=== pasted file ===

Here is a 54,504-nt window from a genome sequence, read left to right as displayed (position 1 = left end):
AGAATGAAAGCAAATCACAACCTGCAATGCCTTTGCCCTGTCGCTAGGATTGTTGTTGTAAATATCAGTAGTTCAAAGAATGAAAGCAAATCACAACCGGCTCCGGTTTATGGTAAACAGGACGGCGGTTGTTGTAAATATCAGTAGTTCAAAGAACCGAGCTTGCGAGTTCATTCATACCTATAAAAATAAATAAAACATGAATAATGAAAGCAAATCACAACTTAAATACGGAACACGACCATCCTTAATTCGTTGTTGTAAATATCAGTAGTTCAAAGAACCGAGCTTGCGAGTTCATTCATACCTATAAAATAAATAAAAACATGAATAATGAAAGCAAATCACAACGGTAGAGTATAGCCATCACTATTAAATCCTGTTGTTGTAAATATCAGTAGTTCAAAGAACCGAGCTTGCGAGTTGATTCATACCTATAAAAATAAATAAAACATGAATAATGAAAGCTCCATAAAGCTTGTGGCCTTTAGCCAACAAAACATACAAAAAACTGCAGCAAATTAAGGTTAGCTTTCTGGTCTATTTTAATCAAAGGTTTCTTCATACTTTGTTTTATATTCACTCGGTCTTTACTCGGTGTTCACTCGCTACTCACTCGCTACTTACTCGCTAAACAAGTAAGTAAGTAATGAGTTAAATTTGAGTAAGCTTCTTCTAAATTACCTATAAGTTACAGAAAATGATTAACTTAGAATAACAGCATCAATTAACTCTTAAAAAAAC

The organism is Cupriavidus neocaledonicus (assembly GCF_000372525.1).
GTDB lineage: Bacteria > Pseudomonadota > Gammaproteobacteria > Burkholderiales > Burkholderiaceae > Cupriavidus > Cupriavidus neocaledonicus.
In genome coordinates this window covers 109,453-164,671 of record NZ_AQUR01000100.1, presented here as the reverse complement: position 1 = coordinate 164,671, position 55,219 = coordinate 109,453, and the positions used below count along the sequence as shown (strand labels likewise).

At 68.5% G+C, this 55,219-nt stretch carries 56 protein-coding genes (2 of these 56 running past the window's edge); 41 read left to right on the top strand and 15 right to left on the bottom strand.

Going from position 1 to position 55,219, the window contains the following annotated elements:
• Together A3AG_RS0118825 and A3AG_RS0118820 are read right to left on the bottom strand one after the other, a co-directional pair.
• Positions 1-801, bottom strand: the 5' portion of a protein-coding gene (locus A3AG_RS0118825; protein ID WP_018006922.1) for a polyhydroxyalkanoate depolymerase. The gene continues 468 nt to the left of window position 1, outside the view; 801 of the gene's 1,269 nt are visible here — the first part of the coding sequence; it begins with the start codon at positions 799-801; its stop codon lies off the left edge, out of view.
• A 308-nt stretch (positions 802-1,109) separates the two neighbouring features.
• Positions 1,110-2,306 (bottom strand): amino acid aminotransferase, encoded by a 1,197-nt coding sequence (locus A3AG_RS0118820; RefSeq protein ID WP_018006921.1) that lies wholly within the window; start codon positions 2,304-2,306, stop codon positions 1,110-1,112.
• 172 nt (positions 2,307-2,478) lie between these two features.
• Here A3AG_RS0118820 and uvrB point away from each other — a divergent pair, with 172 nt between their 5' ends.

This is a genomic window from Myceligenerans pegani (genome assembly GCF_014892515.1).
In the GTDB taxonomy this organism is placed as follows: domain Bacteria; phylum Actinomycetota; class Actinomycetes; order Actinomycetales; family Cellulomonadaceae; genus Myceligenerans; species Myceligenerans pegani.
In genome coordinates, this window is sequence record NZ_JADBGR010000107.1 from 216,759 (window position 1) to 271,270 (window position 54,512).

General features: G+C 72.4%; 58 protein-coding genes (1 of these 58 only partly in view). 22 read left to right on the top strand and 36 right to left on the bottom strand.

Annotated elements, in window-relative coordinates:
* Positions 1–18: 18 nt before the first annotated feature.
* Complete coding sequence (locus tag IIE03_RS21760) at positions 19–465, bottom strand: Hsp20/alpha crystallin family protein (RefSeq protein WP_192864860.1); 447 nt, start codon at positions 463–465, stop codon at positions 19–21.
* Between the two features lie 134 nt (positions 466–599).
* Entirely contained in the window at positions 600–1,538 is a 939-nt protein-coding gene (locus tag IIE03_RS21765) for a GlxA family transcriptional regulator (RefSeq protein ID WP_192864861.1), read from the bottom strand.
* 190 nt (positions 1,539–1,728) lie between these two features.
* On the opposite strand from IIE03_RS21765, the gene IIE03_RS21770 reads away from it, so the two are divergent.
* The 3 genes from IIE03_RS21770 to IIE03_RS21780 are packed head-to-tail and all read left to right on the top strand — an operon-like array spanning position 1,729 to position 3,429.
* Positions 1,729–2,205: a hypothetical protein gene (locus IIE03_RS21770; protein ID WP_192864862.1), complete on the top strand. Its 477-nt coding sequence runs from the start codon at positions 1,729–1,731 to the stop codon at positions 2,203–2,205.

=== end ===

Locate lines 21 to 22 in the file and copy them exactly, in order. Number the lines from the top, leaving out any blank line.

* Between the two features lie 134 nt (positions 466–599).
* Entirely contained in the window at positions 600–1,538 is a 939-nt protein-coding gene (locus tag IIE03_RS21765) for a GlxA family transcriptional regulator (RefSeq protein ID WP_192864861.1), read from the bottom strand.